# 3.5: Nulls

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A null is a special symbol, independent of data type, which means either unknown or inapplicable. It does not mean zero or blank. Features of null include:

• No data entry
• Not permitted in the primary key
• Should be avoided in other attributes
• Can represent
• An unknown attribute value
• A known, but missing, attribute value
• A “not applicable” condition
• Can create problems when functions such as COUNT, AVERAGE and SUM are used
• Can create logical problems when relational tables are linked

NOTE: The result of a comparison operation is null when either argument is null. The result of an arithmetic operation is null when either argument is null (except functions that ignore nulls).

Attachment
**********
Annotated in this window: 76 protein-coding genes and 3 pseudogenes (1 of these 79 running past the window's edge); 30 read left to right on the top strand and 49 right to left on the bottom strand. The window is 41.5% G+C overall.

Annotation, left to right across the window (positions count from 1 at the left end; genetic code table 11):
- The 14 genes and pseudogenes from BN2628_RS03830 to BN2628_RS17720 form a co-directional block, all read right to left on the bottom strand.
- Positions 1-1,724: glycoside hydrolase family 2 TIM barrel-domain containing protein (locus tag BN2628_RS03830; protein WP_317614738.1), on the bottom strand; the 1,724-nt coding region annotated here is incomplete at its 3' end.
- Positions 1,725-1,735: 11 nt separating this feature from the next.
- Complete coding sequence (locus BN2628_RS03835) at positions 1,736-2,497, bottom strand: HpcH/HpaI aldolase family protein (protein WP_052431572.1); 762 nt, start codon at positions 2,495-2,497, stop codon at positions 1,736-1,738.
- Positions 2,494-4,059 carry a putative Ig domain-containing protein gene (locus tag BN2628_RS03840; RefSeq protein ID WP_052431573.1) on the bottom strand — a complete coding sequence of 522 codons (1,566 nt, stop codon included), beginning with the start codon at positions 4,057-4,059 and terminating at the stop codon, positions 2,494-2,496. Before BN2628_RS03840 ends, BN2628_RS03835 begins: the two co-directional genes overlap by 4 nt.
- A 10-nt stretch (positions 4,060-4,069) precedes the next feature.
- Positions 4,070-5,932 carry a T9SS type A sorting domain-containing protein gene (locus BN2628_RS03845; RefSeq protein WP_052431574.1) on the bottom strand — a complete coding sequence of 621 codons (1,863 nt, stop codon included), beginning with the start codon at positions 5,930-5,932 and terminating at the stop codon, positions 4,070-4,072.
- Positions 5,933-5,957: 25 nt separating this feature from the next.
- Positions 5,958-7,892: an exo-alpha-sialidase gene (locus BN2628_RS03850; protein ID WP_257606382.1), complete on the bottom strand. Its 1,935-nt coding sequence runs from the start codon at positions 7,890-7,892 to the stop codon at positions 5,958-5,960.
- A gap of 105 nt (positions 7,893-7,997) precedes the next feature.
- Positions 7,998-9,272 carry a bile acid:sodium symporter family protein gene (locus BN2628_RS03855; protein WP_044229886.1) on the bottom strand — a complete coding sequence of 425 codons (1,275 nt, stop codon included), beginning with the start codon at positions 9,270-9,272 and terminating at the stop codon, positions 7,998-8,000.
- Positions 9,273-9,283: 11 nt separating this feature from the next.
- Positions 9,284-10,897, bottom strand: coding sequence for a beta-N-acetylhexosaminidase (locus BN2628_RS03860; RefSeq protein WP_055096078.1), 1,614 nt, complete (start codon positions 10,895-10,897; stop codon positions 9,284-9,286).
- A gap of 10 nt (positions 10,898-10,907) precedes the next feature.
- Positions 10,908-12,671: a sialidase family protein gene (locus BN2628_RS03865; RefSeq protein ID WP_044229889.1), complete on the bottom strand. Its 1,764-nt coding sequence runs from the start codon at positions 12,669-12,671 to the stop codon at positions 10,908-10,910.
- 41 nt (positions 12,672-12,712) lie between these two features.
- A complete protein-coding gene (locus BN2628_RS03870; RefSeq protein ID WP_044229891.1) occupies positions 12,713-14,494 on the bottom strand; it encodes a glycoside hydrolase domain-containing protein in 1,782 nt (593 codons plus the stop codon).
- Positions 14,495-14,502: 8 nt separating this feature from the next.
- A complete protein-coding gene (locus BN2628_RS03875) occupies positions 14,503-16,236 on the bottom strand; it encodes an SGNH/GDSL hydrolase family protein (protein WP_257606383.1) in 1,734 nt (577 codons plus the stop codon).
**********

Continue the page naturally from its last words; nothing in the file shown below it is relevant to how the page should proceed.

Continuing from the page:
### Example of how null can be used

Use the Salary table (Salary_tbl) in Figure $$\PageIndex{1}$$ to follow an example of how null can be used.

To begin, find all employees (emp#) in Sales (under the jobName column) whose salary plus commission are greater than 30,000.

SELECT emp# FROM Salary_tbl
WHERE  jobName = Sales AND
(commission + salary) > 30,000  –> E10 and E12

This result does not include E13 because of the null value in the commission column. To ensure that the row with the null value is included, we need to look at the individual fields. By adding commission and salary for employee E13, the result will be a null value. The solution is shown below.

SELECT emp# FROM Salary_tbl
WHERE jobName = Sales AND
commission > 30000 OR
salary > 30000 OR
commission + salary) > 30,000  –>E10 and E12 and E13

3.5: Nulls is shared under a not declared license and was authored, remixed, and/or curated by LibreTexts.